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A few years ago the Education department informed me they had money remaining in their budget and were willing to use it for new subscriptions to journals their department uses, but it was difficult determining which journals because they were using a few articles from many different journals rather than a bunch of articles from a few journals. (That we didn't already subscribe to.)

When I need to increase my budget to add new journals, I usually cite CONTU guidelines when lobbying my administrators, explaining we are using a certain journal(s) more often than relying on ILL allows. The fact that they aren't familiar with CONTU (or CCC reimbursement options) perhaps works to my advantage as I've always received the increase. If a journal is extremely specific to a particular project and not really within my (small, specialized) library's scope I normally don't add it; for example, off the top of my head I remember our research department was often using (at a given point in time, not continuously) the journal Menopause for our Putting Evidence Into Practice (PEP): Hot Flashes https://www.ons.org/practice-resources/pep/hot-flashes

Mentioning PEP reminds me, forgive the shameless plug but our new Putting Evidence Into Practice: A Pocket Guide to Cancer Symptom Management (n.ons.org/1tXxkon) was published this week and my assistance is acknowledged in it.

Mark Vrabel, MLS, AHIP, ELS
Information Resources Supervisor
Oncology Nursing Society
125 Enterprise Drive
Pittsburgh, PA 15275-1214
412-859-6289 (phone)
twitter.com/ONSmark

-----Original Message-----
From: Medical Libraries Discussion List [mailto:[log in to unmask]] On Behalf Of Linda Schwartz
Sent: Wednesday, September 17, 2014 7:07 AM
To: [log in to unmask]
Subject: Re: CHAT: "special" journal requests

Julie,
The problem is exactly as you describe it. If you do decide to discuss with your VP of Medical Affairs, I'd stress that new programs require new support systems. I find that with new projects (such as new community-focused/patient engagement focused programs) / services (such as your new research lab)/ teaching venues (such as fellowships, residencies) / patient initiatives (such as a new focus on a specific disorder to target reduction in readmissions), there is no discussion at the planning stage for support. I had one patient ed program that expected me to fund $6,000/year in brochures for just one disease-specific initiative. I've had fellowships that started with subsequent requests, like yours, for thousands of dollars of journals to support teaching.

I know that I need to outreach when I hear the slightest whisper of a new activity to remind people upfront that new resources require budgeting at the proper time. Like you, I also use statistics to show that some resources may not be necessary and tell people - show me that you are requesting articles from it through ILL first and I can make a better case at budget time that we need to subscribe. The problem comes when you don't have a clue of the new activity - it just arrives in the form of an email request.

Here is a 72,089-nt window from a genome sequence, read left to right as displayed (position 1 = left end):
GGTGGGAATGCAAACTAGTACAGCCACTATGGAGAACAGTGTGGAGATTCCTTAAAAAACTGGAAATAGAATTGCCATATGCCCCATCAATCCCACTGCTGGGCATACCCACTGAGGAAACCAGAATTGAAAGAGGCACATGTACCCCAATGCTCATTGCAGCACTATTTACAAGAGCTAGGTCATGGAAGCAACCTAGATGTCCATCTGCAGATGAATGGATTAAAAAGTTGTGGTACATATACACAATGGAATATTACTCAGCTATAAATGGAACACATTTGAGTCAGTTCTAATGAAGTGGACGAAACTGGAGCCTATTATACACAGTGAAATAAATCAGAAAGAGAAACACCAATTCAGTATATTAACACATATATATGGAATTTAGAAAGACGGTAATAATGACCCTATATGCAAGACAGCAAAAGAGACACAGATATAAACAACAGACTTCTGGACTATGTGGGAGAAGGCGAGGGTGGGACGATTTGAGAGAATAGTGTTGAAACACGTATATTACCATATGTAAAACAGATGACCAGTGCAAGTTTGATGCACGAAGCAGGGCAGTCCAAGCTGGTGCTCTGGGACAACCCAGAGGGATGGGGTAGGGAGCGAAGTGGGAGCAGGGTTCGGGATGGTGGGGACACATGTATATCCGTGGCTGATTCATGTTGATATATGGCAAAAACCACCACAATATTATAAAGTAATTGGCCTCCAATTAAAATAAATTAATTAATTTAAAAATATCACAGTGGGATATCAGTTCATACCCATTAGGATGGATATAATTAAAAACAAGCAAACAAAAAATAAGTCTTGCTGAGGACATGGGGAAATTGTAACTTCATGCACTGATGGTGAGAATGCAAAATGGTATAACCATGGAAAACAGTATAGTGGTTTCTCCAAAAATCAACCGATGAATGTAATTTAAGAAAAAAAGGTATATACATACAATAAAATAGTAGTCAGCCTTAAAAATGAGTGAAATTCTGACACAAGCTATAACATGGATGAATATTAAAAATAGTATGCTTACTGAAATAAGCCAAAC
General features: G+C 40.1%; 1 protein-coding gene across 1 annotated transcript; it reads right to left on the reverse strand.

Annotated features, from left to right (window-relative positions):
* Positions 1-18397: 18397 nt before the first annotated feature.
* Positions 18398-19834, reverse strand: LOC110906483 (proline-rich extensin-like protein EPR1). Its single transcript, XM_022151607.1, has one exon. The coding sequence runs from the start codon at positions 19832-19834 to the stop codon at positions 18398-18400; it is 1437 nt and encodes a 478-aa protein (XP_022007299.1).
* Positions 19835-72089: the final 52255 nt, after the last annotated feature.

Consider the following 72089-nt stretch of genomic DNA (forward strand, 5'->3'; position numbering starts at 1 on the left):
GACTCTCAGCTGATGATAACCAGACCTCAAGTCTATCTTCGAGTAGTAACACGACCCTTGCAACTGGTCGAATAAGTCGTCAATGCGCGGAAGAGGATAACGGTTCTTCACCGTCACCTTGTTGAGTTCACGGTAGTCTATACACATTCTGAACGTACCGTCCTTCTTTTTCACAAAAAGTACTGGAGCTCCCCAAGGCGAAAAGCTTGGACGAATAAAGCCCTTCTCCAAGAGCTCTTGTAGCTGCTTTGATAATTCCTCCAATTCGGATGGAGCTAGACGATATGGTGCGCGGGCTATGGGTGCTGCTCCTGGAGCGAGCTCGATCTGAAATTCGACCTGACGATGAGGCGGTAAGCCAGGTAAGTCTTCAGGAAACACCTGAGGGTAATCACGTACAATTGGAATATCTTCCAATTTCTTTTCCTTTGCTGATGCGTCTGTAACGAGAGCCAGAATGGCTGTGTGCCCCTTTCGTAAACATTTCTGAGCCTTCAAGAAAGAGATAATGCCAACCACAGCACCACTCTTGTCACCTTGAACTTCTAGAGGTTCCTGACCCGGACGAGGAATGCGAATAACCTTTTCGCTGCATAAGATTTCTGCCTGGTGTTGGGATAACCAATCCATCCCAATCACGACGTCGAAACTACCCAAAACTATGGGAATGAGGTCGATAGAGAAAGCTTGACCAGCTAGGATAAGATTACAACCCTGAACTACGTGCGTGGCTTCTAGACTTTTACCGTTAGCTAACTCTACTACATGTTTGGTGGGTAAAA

Feeling your pain!

Linda


Linda Matula Schwartz, MDE, AHIP, CM
Director, Knowledge Management
(Library Services and Patient Education) Lehigh Valley Health Network
1200 S. Cedar Crest Blvd.
Allentown, PA 18105
610-402-5290

Libraries are about service - not books. Information where & when you want it with librarians as professional guides.




-----Original Message-----
From: Medical Libraries Discussion List [mailto:[log in to unmask]] On Behalf Of Julie Stielstra
Sent: Tuesday, September 16, 2014 13:56
To: [log in to unmask]
Subject: [MEDLIB-L] CHAT: "special" journal requests

We're in the process of reviewing our journal subscriptions for renewal.
In the last two weeks, I've fielded requests from several departments to add some new titles that we don't already have.  One costs $4500 a year, another costs $3000, and another one came in at $1700.  All are very specialized journals that are unlikely to be used by anyone outside that department.  With almost all our current holdings coming in bundles, there's no way to cut low-use titles to fund these requests.  I got a stern lecture from one person who said it seemed like we ought to be supporting his new research lab's work (and of course, I would like to!), and that we
should just "find" the money somewhere.   How do you resolve this kind of
stalemate?  I DO want the libraries to be the main go-to source for journals, and I DO want to support our service lines.  I study usage stats, do my best to tweak and fit and serve the greatest number of people I can, but at some point my budget is done and I can't just suddenly "find" $7000 to please two new researchers.  And the publishers make it torturous to tailor your holdings because they package everything with "no substitutions."  I am very lucky to have a generous budget, and going to ask for more would raise eyebrows I don't want raised.

Suggestions?  Approaches?  I'm thinking of having an informal chat with our VP of Medical Affairs, and see what he might offer... like having the medical staff resume an annual donation of funds to the collection budget or something...  Anyway, would like to hear how you all handle / explain these awkward situations.

--
Julie Stielstra, MLS
Manager, Libraries of Cadence Health
Central DuPage Hospital
25 N Winfield Rd
Winfield, IL 60190
phone 630-933-4536
fax     630-933-4530
email jstielstra [ at ]  gmail.com

"Never...be mean in anything; never be false; never be cruel. Avoid those three vices...and I can always be hopeful of you."  -- Betsy Trotwood to David Copperfield (Charles Dickens)

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